Cleveland Clinic overhauls ethics, as Topol departs: WSJ

The Cleveland Clinic is tightening up disclosure policies for its researchers after an internal review found a lack of attention to conflicts of interest within the renowned heart hospital. The review found that actions need to be taken at the clinic to correct an imbalance between, as a clinic spokeswoman told the Wall Street Journal, an "imbalance between innovation efforts and transparency." It also pointed to problems with clinic Chief Executive Delos "Toby" Cosgrove, saying his disclosure practices "contained some shortcomings." Dr. Eric Topol, former clinic chief academic officer and an early Vioxx critic, also said today he is leaving the hospital for reasons unknown to teach at nearby Case Western Reserve University. In December he was relieved of his duties but continued as head of the clinic's cardiology program, which he led for 14 years. In related news, the Journal is reporting that Dr. Topol has retained Mark Lanier, the Houston lawyer who won the first Vioxx trial against Merck last year. The scientist would not discuss the nature of their work, but did deny rumors that he would become a Vioxx trial consultant. The internal review was initiated by Dr. Cosgrove after a WSJ report on the activities of a clinic-backed venture-capital fund that owns a stake of a Cincinnati device firm, on whose behalf the clinic conducted research. Until recently, Dr. Cosgrove had a financial interest in the device firm, AtriCure. The board has a commitment to change conflict-of-interest policies over the next few months, the spokeswoman told the Journal. Some already in force include notifying the institutional review board about investments made by the clinic.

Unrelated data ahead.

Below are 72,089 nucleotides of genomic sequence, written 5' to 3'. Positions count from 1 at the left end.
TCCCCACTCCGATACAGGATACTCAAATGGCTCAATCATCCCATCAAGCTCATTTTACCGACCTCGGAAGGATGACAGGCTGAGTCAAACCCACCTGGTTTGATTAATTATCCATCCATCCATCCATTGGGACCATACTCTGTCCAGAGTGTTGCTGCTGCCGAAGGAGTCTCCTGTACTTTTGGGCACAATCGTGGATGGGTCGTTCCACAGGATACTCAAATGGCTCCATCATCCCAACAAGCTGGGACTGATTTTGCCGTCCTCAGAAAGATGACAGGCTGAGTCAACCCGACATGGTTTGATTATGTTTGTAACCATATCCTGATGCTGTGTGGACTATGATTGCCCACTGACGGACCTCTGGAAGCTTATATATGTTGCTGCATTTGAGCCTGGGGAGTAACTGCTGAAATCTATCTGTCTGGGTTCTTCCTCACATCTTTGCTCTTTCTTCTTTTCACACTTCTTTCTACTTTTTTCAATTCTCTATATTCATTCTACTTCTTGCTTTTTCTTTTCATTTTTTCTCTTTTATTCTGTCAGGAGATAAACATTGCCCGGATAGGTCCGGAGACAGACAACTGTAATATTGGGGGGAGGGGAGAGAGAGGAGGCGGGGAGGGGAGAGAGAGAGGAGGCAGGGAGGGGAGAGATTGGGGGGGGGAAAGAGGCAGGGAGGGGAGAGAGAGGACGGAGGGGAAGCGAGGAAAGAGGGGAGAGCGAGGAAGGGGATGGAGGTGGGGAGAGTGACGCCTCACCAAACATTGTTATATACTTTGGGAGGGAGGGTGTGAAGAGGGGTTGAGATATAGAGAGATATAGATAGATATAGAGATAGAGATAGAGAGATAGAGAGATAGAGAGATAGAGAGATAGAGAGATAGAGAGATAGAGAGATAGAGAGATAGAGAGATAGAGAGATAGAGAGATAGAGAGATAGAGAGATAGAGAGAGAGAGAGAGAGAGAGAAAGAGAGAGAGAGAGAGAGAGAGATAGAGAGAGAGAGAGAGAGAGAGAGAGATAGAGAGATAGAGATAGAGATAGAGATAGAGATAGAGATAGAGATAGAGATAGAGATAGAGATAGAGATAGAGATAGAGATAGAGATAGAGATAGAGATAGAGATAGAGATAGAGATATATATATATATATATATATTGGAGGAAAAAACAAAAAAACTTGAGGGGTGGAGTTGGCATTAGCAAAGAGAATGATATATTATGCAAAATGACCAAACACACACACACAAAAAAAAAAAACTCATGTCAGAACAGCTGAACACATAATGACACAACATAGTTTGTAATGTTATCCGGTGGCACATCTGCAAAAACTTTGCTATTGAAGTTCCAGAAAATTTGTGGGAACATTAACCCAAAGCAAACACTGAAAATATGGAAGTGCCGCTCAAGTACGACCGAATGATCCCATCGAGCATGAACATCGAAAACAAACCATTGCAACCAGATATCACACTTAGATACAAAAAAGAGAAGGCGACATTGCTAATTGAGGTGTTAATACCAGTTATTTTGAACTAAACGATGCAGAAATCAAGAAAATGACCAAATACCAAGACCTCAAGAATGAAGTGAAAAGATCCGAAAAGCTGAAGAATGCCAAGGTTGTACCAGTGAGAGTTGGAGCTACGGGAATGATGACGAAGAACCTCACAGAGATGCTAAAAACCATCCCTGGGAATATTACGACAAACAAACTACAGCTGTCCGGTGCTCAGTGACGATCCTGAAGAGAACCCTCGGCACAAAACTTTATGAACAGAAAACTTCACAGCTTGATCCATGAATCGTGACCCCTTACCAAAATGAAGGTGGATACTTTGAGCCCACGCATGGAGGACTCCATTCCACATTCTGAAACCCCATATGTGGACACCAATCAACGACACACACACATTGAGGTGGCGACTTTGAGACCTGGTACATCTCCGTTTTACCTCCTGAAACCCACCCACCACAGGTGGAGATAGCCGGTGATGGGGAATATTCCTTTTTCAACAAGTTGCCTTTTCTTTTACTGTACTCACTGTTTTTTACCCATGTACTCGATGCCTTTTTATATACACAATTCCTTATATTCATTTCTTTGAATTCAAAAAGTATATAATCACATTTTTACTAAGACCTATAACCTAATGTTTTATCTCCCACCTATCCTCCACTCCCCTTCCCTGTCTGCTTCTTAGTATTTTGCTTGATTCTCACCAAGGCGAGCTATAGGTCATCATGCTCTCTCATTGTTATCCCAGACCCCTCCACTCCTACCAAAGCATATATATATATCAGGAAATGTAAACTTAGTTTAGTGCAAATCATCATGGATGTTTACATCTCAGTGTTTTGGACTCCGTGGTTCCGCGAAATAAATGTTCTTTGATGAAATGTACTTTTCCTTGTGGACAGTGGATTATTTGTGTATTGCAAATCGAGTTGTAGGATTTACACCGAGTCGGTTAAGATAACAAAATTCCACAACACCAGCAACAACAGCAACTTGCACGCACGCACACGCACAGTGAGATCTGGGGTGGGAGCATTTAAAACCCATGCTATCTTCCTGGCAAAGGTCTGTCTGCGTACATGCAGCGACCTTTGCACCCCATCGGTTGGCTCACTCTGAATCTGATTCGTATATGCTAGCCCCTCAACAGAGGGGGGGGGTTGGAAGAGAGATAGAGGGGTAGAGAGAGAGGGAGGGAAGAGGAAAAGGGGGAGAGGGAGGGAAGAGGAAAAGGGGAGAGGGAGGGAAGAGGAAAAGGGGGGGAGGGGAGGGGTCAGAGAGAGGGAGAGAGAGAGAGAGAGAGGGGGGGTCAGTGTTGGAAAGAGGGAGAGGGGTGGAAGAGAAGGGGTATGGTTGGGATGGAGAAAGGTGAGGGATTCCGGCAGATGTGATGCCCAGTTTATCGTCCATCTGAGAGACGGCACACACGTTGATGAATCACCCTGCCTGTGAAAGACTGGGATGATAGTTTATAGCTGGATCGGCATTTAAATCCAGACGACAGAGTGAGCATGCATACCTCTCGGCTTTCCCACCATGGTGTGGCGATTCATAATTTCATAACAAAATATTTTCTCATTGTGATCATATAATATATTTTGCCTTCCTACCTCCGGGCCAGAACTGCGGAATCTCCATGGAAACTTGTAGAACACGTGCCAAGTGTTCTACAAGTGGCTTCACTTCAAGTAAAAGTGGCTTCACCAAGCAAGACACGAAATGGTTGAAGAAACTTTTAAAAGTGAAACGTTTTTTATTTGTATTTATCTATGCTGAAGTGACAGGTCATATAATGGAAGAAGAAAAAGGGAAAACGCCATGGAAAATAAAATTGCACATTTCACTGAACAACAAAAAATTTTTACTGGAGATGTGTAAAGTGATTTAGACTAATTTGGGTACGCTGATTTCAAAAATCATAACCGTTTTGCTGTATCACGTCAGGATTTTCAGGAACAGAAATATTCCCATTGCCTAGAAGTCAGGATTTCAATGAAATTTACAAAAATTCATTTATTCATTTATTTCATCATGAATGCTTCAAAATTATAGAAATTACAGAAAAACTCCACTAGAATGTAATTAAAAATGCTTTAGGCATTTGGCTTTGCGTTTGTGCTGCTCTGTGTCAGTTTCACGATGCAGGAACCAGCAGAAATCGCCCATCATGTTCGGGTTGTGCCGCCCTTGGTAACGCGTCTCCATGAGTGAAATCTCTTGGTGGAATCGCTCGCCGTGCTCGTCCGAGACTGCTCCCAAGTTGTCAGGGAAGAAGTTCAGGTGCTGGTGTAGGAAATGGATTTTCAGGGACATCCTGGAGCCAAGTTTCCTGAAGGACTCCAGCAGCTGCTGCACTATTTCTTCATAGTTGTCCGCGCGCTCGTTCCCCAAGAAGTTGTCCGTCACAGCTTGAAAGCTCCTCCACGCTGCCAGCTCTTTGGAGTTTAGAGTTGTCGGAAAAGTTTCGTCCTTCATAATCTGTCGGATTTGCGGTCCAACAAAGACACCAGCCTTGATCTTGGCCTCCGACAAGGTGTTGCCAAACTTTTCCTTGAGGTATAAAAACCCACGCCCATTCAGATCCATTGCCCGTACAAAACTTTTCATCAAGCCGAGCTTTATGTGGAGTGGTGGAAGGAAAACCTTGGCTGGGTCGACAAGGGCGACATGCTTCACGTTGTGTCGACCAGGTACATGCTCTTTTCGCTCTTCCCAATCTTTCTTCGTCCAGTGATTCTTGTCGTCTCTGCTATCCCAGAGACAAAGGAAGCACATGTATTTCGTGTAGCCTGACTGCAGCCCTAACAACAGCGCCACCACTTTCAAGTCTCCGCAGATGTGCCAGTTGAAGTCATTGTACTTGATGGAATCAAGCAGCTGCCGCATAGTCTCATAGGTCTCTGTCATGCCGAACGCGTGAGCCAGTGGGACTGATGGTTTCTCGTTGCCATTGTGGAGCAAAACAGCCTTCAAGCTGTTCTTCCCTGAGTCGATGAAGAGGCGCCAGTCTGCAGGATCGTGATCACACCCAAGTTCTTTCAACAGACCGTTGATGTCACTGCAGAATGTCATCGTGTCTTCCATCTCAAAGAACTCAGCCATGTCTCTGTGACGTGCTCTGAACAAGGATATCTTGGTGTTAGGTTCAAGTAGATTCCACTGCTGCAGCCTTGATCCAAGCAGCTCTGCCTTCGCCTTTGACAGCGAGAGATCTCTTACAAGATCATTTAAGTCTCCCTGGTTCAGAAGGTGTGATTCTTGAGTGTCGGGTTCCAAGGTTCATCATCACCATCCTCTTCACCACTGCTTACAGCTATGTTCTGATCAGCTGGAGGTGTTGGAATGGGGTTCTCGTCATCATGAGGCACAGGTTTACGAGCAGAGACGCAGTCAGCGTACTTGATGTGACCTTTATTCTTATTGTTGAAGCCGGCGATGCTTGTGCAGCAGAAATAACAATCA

You must be a registered member of MMM to post a comment.

Email Newsletters

What does going "beyond the pill" actually mean? At MM&M's recent inaugural spring conference, audience members heard from real-world companies that are managing the organizational, technological, and promotional challenges inherent in this transition, such as partnering with health neophytes, harnessing technologies that allow deeper engagement with patients, and adopting a new commercial mindset to serve, not sell. Download here.

A wave of more effective anti-cancer drugs has set the oncology world on fire with enthusiasm. While many hail this as a new era, an equally vocal faction questions the money spent for the value gained. This medical and commercial trend report for marketers of anti-cancer modalities touches on many of the latest shifts that have expedited product launches and otherwise impacted promotion and reimbursement of these drugs. Click here.